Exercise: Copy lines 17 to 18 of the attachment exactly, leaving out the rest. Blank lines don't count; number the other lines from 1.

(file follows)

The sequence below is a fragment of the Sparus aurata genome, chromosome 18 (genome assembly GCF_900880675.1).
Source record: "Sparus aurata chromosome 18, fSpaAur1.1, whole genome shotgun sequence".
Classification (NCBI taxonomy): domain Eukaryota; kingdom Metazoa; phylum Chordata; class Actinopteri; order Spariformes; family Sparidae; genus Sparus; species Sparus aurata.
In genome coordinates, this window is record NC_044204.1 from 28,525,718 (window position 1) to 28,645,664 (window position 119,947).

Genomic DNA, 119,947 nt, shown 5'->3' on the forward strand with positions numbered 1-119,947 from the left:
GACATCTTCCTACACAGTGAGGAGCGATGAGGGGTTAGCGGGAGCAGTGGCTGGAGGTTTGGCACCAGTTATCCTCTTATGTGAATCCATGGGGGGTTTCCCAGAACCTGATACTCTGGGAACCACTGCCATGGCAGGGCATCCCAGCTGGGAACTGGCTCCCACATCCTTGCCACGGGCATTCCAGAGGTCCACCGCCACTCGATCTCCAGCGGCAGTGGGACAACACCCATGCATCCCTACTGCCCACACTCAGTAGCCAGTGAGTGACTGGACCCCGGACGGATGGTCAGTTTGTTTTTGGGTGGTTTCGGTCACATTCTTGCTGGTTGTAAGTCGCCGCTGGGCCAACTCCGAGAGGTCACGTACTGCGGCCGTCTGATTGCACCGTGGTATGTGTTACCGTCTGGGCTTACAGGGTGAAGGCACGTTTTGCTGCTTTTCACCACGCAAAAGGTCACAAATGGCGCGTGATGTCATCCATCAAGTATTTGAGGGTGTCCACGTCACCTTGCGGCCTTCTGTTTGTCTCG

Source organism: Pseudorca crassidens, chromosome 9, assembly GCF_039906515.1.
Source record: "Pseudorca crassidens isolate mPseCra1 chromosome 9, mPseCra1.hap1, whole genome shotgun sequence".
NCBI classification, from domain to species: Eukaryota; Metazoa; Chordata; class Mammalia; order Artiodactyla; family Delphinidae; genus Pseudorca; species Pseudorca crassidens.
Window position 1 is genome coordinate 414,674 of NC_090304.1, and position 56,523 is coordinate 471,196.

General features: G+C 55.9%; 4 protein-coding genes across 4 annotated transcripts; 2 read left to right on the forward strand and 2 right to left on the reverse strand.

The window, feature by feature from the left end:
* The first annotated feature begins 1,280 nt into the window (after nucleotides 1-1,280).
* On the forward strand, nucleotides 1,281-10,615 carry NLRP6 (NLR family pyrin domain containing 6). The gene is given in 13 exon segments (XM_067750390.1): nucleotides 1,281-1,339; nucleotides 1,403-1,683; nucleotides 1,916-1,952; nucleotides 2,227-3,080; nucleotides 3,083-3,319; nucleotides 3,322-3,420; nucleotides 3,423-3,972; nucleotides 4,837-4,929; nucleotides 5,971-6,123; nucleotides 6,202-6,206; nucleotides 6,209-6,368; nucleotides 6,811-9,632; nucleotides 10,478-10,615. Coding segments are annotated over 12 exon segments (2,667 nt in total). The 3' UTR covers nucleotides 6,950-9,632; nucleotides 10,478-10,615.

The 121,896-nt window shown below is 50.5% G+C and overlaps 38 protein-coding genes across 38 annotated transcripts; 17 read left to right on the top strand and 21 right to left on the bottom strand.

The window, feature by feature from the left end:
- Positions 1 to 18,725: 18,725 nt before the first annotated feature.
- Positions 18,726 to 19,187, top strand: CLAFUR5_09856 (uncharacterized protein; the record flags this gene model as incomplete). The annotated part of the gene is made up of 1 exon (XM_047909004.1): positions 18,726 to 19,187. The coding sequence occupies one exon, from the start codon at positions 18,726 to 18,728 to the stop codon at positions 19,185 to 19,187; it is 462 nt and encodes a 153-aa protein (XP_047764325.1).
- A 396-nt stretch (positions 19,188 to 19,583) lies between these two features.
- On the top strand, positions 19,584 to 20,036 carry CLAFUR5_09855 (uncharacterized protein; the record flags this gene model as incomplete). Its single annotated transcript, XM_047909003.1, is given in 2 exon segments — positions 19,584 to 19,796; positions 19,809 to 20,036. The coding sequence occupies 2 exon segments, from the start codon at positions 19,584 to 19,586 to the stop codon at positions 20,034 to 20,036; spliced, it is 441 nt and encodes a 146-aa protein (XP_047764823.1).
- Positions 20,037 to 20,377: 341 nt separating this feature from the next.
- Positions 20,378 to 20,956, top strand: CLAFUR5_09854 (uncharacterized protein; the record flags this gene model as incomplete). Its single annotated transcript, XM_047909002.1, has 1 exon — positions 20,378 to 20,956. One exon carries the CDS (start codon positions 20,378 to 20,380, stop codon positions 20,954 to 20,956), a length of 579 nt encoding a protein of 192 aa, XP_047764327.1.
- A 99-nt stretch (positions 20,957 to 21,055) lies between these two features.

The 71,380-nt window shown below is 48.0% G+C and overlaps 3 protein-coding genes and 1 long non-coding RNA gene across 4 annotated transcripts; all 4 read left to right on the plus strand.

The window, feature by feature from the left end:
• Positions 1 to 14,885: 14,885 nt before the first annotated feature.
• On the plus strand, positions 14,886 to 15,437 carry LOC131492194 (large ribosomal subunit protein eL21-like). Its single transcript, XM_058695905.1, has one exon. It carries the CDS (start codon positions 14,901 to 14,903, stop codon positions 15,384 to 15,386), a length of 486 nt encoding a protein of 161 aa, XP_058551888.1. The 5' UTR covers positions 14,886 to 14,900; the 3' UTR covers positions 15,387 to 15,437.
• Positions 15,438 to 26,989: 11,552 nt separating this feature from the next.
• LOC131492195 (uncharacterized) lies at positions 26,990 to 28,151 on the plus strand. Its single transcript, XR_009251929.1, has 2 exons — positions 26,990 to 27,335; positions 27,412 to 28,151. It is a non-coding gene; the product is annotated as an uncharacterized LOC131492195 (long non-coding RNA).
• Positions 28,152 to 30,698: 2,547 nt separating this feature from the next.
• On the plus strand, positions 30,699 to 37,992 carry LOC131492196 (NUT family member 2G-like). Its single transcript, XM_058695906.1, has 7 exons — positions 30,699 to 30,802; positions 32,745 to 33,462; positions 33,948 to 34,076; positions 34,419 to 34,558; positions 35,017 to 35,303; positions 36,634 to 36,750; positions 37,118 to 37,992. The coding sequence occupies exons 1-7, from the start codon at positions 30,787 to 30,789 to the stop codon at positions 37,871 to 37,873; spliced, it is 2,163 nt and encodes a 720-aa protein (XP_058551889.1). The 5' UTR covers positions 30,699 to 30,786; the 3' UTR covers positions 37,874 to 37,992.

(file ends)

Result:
- Positions 1 to 18,725: 18,725 nt before the first annotated feature.
- Positions 18,726 to 19,187, top strand: CLAFUR5_09856 (uncharacterized protein; the record flags this gene model as incomplete). The annotated part of the gene is made up of 1 exon (XM_047909004.1): positions 18,726 to 19,187. The coding sequence occupies one exon, from the start codon at positions 18,726 to 18,728 to the stop codon at positions 19,185 to 19,187; it is 462 nt and encodes a 153-aa protein (XP_047764325.1).